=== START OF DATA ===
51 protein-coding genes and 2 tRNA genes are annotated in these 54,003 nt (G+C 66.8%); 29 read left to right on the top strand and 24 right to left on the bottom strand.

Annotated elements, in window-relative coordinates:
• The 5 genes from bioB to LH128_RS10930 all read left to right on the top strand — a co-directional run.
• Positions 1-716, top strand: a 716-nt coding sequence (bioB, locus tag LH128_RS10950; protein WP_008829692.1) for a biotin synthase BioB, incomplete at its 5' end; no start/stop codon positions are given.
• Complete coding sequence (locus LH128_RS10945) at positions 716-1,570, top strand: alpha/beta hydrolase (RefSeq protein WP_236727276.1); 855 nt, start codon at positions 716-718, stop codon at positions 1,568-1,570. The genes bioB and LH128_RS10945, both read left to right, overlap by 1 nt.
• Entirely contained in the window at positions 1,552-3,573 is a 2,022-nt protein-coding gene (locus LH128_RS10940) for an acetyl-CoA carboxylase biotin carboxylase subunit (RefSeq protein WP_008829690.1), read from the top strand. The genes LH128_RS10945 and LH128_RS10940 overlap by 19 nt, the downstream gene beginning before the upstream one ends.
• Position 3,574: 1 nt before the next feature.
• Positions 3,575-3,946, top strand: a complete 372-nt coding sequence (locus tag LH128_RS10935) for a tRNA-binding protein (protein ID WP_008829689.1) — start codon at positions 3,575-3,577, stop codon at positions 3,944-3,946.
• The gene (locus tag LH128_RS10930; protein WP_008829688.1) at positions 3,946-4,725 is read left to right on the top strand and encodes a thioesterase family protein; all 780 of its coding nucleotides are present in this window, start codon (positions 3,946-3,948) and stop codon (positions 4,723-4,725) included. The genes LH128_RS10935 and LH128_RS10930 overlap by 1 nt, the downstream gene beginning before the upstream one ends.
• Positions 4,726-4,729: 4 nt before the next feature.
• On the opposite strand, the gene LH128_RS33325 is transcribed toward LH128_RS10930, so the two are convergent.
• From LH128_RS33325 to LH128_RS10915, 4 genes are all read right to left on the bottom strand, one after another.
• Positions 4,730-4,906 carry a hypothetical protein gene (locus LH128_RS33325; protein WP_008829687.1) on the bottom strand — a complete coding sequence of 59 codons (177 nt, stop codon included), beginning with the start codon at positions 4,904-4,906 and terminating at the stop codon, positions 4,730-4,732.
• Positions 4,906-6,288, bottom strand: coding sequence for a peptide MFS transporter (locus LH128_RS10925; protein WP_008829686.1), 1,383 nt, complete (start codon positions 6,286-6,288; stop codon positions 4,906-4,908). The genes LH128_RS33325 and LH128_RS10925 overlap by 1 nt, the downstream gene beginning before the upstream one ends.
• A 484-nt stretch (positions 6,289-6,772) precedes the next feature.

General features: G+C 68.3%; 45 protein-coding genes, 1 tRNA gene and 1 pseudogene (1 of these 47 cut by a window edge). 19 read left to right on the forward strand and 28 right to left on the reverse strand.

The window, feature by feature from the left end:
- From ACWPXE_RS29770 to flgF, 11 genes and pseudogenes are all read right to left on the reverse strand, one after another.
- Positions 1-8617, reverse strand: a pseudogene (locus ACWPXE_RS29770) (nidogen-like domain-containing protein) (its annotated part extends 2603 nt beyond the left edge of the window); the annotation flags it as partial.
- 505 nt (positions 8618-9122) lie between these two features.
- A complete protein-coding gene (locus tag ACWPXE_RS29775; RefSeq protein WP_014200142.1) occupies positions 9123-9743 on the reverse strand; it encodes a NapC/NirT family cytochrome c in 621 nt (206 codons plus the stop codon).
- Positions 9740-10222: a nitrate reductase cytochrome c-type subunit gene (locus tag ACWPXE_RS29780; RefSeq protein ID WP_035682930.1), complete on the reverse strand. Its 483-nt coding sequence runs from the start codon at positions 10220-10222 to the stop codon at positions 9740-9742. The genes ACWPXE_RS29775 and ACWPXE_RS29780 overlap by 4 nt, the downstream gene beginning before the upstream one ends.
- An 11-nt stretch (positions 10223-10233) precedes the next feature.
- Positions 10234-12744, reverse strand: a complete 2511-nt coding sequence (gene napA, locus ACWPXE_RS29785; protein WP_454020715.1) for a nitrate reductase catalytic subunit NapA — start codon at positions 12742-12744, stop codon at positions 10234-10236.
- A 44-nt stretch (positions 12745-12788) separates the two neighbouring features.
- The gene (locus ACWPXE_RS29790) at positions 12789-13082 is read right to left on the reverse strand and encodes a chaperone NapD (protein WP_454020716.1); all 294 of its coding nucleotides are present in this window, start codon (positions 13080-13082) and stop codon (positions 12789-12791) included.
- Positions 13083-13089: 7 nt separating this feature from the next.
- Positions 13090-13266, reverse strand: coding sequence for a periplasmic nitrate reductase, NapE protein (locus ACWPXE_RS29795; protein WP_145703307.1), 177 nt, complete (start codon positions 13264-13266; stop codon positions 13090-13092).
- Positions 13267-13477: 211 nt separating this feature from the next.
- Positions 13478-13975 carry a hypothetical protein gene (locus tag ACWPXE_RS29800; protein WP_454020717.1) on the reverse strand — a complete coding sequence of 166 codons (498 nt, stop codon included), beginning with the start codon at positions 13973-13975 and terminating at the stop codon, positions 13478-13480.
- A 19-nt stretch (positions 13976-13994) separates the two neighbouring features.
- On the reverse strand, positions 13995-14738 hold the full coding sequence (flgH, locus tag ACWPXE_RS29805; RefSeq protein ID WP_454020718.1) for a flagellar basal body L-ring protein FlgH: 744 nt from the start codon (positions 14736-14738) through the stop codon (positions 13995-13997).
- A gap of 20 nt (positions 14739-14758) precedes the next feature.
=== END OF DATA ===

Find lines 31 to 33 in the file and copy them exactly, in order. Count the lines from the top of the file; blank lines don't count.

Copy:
- A 19-nt stretch (positions 13976-13994) separates the two neighbouring features.
- On the reverse strand, positions 13995-14738 hold the full coding sequence (flgH, locus tag ACWPXE_RS29805; RefSeq protein ID WP_454020718.1) for a flagellar basal body L-ring protein FlgH: 744 nt from the start codon (positions 14736-14738) through the stop codon (positions 13995-13997).
- A gap of 20 nt (positions 14739-14758) precedes the next feature.